AstraZeneca and MSD have announced the granting of Breakthrough Therapy Designation (BTD) by the US Food and Drug Administration (FDA) for its MEK 1/2 inhibitor and potential new medicine selumetinib.

The BTD is for the treatment of paediatric patients aged three years and older with neurofibromatosis type 1 (NF1) symptomatic or progressive, inoperable plexiform neurofibromas (PN), a rare, incurable genetic condition.

José Baselga, executive vice president, Research and Development, Oncology, said: “Selumetinib shows promise in the treatment of NF1-related plexiform neurofibromas, a rare and debilitating disease with no approved medications to date. The Breakthrough Therapy Designation acknowledges the significant unmet need of these patients and the potential benefit of selumetinib in this setting.”

Selumetinib was already granted Orphan Drug Designation for the treatment of NF1 by the US FDA in February 2018, and the European Medicines Agency in August 2018.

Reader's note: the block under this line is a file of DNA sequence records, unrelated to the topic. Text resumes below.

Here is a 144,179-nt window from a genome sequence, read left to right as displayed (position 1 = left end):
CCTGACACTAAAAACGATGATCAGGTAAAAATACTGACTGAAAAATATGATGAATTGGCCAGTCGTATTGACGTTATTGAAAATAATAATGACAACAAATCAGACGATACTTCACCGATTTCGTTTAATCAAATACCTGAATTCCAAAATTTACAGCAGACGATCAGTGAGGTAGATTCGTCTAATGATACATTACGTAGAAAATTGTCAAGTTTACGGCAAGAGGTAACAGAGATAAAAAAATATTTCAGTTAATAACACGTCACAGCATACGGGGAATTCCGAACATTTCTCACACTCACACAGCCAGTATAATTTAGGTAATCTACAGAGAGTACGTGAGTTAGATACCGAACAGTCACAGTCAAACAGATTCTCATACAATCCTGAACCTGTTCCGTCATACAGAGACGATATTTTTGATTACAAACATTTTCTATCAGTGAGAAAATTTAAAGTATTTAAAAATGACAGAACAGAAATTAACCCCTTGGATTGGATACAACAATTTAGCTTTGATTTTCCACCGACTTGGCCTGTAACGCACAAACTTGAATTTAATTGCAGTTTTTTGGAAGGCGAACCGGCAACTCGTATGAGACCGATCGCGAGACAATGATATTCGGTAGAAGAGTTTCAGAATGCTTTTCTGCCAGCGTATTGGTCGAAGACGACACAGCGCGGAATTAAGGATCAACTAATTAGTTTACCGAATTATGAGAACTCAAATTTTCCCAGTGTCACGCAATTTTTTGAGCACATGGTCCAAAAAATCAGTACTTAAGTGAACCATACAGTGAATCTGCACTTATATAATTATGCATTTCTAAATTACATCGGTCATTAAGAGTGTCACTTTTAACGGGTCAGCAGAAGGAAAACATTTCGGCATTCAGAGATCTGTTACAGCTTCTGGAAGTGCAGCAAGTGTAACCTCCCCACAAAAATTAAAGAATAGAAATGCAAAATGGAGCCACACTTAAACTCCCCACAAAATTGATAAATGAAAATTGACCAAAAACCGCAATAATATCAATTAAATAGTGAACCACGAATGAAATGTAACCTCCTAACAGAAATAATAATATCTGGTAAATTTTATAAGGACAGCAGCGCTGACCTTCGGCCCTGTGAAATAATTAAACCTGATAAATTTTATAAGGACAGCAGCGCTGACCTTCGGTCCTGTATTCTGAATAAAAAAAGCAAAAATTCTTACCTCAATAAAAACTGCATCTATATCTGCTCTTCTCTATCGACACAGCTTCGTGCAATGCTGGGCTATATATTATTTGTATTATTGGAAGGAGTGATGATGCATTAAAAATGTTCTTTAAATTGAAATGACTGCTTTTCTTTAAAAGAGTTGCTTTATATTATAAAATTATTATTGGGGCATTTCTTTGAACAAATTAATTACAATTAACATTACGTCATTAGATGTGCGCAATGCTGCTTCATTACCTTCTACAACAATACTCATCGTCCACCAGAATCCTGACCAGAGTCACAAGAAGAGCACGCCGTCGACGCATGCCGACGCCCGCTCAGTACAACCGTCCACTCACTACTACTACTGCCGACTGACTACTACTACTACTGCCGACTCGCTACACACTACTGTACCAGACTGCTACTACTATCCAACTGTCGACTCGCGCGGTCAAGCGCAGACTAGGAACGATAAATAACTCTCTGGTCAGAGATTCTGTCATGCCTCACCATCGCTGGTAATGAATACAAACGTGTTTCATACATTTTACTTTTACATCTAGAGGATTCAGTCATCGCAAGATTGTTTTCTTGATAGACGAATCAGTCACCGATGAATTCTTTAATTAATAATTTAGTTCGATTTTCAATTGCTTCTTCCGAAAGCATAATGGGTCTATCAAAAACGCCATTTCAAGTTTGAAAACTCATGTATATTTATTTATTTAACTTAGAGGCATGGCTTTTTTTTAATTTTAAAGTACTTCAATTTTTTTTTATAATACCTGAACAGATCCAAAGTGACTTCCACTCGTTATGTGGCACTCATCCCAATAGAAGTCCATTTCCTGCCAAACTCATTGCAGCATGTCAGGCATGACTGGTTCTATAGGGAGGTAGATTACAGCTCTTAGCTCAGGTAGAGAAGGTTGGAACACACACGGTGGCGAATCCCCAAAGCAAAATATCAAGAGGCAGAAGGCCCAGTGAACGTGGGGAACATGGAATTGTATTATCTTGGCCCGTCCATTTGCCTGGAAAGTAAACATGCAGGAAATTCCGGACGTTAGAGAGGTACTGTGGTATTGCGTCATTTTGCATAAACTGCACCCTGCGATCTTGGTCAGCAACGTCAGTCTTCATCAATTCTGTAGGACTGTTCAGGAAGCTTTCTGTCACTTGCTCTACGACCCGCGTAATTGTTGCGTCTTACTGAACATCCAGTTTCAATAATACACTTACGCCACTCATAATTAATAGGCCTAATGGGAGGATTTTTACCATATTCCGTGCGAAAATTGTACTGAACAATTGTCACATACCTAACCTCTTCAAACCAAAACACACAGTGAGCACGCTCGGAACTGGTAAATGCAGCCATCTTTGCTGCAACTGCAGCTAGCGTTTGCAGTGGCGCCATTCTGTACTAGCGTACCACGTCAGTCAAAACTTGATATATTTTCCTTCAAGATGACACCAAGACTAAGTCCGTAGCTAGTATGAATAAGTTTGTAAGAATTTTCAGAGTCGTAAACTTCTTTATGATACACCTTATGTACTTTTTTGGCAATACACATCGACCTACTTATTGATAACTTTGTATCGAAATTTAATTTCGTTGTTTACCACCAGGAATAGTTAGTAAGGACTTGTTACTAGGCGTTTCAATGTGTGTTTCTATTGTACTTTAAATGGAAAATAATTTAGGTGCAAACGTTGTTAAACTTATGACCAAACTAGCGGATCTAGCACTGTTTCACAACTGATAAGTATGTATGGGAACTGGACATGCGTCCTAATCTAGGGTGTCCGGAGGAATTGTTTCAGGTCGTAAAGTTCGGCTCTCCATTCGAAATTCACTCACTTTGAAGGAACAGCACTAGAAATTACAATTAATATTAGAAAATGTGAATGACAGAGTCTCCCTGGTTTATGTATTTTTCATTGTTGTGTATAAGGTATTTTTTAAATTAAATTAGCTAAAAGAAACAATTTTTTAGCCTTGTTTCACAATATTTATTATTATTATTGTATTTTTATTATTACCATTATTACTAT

The co-development of the drug is part of AstraZeneca and MSD’s global strategic oncology collaboration, which also focuses in the world’s first PARP inhibitor Lynparza (olaparib).

NF1 is an incurable genetic condition that affects one in 3,000 to 4,000 people. It is caused by a spontaneous or inherited mutation in the NF1 gene and is associated with many symptoms, including soft lumps on and under the skin (cutaneous neurofibromas), skin pigmentation and in 20-50% of patients, tumours which develop on the nerve sheaths (plexiform neurofibromas).

This development marks the ninth BTD that AstraZeneca has received from the FDA since 2014.